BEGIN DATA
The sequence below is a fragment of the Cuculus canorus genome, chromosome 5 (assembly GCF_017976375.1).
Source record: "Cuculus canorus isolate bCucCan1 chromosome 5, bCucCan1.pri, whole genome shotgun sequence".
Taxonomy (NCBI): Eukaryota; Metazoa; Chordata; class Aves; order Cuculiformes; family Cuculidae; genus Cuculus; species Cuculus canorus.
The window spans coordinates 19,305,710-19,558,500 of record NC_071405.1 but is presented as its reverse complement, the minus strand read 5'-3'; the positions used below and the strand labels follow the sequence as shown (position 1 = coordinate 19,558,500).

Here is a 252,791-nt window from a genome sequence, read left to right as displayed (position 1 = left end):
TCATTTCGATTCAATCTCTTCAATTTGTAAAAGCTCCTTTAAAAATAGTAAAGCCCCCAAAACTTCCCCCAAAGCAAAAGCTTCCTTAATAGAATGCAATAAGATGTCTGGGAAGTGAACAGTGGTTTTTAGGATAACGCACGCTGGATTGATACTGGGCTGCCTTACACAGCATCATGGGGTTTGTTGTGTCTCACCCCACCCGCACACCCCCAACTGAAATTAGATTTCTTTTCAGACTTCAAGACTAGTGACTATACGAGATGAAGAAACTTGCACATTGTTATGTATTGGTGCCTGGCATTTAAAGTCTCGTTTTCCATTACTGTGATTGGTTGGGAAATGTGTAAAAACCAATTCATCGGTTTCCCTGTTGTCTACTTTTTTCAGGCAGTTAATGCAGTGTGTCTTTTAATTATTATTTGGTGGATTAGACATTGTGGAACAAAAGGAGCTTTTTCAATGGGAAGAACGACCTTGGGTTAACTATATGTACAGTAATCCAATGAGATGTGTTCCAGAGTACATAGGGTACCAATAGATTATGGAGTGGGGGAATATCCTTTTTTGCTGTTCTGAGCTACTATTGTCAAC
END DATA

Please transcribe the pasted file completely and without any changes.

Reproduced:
The sequence below is a fragment of the Cuculus canorus genome, chromosome 5 (assembly GCF_017976375.1).
Source record: "Cuculus canorus isolate bCucCan1 chromosome 5, bCucCan1.pri, whole genome shotgun sequence".
Taxonomy (NCBI): Eukaryota; Metazoa; Chordata; class Aves; order Cuculiformes; family Cuculidae; genus Cuculus; species Cuculus canorus.
The window spans coordinates 19,305,710-19,558,500 of record NC_071405.1 but is presented as its reverse complement, the minus strand read 5'-3'; the positions used below and the strand labels follow the sequence as shown (position 1 = coordinate 19,558,500).

Here is a 252,791-nt window from a genome sequence, read left to right as displayed (position 1 = left end):
TCATTTCGATTCAATCTCTTCAATTTGTAAAAGCTCCTTTAAAAATAGTAAAGCCCCCAAAACTTCCCCCAAAGCAAAAGCTTCCTTAATAGAATGCAATAAGATGTCTGGGAAGTGAACAGTGGTTTTTAGGATAACGCACGCTGGATTGATACTGGGCTGCCTTACACAGCATCATGGGGTTTGTTGTGTCTCACCCCACCCGCACACCCCCAACTGAAATTAGATTTCTTTTCAGACTTCAAGACTAGTGACTATACGAGATGAAGAAACTTGCACATTGTTATGTATTGGTGCCTGGCATTTAAAGTCTCGTTTTCCATTACTGTGATTGGTTGGGAAATGTGTAAAAACCAATTCATCGGTTTCCCTGTTGTCTACTTTTTTCAGGCAGTTAATGCAGTGTGTCTTTTAATTATTATTTGGTGGATTAGACATTGTGGAACAAAAGGAGCTTTTTCAATGGGAAGAACGACCTTGGGTTAACTATATGTACAGTAATCCAATGAGATGTGTTCCAGAGTACATAGGGTACCAATAGATTATGGAGTGGGGGAATATCCTTTTTTGCTGTTCTGAGCTACTATTGTCAAC